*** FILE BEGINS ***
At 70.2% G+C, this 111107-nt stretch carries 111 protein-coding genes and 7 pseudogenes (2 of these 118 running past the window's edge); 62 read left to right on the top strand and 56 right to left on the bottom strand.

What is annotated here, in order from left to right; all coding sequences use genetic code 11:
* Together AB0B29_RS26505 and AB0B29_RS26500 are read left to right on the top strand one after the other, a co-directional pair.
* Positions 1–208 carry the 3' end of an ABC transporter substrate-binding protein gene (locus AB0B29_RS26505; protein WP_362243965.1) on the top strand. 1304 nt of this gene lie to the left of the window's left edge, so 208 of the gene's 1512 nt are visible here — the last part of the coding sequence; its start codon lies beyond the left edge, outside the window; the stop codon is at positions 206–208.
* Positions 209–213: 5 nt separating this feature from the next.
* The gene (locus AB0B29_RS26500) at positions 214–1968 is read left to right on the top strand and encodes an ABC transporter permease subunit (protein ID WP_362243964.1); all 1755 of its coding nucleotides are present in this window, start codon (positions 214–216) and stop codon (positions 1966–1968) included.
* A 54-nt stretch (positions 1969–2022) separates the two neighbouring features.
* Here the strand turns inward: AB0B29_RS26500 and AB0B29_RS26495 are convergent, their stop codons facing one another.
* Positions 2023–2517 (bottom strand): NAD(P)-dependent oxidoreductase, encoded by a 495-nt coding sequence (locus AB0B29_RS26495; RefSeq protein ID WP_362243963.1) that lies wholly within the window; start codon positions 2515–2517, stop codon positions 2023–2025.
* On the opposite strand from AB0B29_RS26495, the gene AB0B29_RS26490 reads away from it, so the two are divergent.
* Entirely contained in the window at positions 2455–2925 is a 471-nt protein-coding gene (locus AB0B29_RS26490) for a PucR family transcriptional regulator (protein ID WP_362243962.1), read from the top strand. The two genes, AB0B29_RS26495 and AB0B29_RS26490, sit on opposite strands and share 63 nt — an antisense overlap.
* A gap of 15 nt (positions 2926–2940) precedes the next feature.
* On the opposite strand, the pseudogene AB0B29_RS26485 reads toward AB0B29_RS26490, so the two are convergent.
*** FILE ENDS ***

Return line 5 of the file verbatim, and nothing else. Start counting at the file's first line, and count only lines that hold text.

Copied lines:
* Positions 209–213: 5 nt separating this feature from the next.